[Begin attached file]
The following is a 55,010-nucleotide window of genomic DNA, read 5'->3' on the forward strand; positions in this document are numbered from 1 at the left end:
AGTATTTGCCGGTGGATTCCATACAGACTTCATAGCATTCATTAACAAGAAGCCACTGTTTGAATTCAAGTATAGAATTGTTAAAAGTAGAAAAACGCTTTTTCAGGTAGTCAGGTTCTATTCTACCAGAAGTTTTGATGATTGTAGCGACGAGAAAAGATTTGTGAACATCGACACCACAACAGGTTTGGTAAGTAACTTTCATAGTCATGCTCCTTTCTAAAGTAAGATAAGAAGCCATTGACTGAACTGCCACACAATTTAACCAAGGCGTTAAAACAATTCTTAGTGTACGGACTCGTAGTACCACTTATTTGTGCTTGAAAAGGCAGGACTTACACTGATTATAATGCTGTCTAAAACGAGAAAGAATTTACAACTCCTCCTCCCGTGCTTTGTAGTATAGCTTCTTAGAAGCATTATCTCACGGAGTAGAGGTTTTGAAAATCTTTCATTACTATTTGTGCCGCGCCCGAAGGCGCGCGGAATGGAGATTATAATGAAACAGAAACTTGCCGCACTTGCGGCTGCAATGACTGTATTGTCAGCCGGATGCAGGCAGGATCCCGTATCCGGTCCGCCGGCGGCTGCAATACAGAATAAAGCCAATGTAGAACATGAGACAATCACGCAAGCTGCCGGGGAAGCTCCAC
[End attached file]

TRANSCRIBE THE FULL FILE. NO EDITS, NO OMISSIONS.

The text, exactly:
The following is a 55,010-nucleotide window of genomic DNA, read 5'->3' on the forward strand; positions in this document are numbered from 1 at the left end:
AGTATTTGCCGGTGGATTCCATACAGACTTCATAGCATTCATTAACAAGAAGCCACTGTTTGAATTCAAGTATAGAATTGTTAAAAGTAGAAAAACGCTTTTTCAGGTAGTCAGGTTCTATTCTACCAGAAGTTTTGATGATTGTAGCGACGAGAAAAGATTTGTGAACATCGACACCACAACAGGTTTGGTAAGTAACTTTCATAGTCATGCTCCTTTCTAAAGTAAGATAAGAAGCCATTGACTGAACTGCCACACAATTTAACCAAGGCGTTAAAACAATTCTTAGTGTACGGACTCGTAGTACCACTTATTTGTGCTTGAAAAGGCAGGACTTACACTGATTATAATGCTGTCTAAAACGAGAAAGAATTTACAACTCCTCCTCCCGTGCTTTGTAGTATAGCTTCTTAGAAGCATTATCTCACGGAGTAGAGGTTTTGAAAATCTTTCATTACTATTTGTGCCGCGCCCGAAGGCGCGCGGAATGGAGATTATAATGAAACAGAAACTTGCCGCACTTGCGGCTGCAATGACTGTATTGTCAGCCGGATGCAGGCAGGATCCCGTATCCGGTCCGCCGGCGGCTGCAATACAGAATAAAGCCAATGTAGAACATGAGACAATCACGCAAGCTGCCGGGGAAGCTCCAC